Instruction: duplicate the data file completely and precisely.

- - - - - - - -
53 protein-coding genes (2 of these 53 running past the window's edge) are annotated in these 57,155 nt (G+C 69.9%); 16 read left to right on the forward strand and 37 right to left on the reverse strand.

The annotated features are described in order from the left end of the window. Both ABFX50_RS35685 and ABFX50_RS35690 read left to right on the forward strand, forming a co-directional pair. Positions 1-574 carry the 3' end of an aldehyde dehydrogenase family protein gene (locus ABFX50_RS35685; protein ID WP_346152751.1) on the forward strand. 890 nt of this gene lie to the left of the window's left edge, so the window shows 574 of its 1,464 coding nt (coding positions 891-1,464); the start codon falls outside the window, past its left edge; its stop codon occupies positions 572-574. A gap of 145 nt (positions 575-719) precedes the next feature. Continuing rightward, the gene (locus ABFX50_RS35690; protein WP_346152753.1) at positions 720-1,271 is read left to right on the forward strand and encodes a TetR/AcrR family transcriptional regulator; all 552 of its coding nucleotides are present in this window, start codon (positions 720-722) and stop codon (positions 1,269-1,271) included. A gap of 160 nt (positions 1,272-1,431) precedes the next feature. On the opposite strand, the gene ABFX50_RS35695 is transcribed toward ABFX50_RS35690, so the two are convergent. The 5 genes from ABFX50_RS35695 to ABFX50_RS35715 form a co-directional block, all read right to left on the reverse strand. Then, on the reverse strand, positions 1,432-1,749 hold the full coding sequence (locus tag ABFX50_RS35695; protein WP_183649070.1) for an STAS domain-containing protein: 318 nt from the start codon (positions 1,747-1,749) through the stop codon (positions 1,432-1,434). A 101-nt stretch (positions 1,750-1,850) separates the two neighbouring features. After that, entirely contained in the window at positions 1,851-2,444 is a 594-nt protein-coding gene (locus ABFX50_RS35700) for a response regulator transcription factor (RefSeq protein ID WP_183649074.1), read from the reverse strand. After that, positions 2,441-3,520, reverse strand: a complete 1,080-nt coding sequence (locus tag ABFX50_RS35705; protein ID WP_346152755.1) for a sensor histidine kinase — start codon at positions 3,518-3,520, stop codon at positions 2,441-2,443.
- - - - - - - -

53 protein-coding genes (2 of these 53 running past the window's edge) are annotated in these 57,155 nt (G+C 69.9%); 16 read left to right on the forward strand and 37 right to left on the reverse strand.

The annotated features are described in order from the left end of the window. Both ABFX50_RS35685 and ABFX50_RS35690 read left to right on the forward strand, forming a co-directional pair. Positions 1-574 carry the 3' end of an aldehyde dehydrogenase family protein gene (locus ABFX50_RS35685; protein ID WP_346152751.1) on the forward strand. 890 nt of this gene lie to the left of the window's left edge, so the window shows 574 of its 1,464 coding nt (coding positions 891-1,464); the start codon falls outside the window, past its left edge; its stop codon occupies positions 572-574. A gap of 145 nt (positions 575-719) precedes the next feature. Continuing rightward, the gene (locus ABFX50_RS35690; protein WP_346152753.1) at positions 720-1,271 is read left to right on the forward strand and encodes a TetR/AcrR family transcriptional regulator; all 552 of its coding nucleotides are present in this window, start codon (positions 720-722) and stop codon (positions 1,269-1,271) included. A gap of 160 nt (positions 1,272-1,431) precedes the next feature. On the opposite strand, the gene ABFX50_RS35695 is transcribed toward ABFX50_RS35690, so the two are convergent. The 5 genes from ABFX50_RS35695 to ABFX50_RS35715 form a co-directional block, all read right to left on the reverse strand. Then, on the reverse strand, positions 1,432-1,749 hold the full coding sequence (locus tag ABFX50_RS35695; protein WP_183649070.1) for an STAS domain-containing protein: 318 nt from the start codon (positions 1,747-1,749) through the stop codon (positions 1,432-1,434). A 101-nt stretch (positions 1,750-1,850) separates the two neighbouring features. After that, entirely contained in the window at positions 1,851-2,444 is a 594-nt protein-coding gene (locus ABFX50_RS35700) for a response regulator transcription factor (RefSeq protein ID WP_183649074.1), read from the reverse strand. After that, positions 2,441-3,520, reverse strand: a complete 1,080-nt coding sequence (locus tag ABFX50_RS35705; protein ID WP_346152755.1) for a sensor histidine kinase — start codon at positions 3,518-3,520, stop codon at positions 2,441-2,443.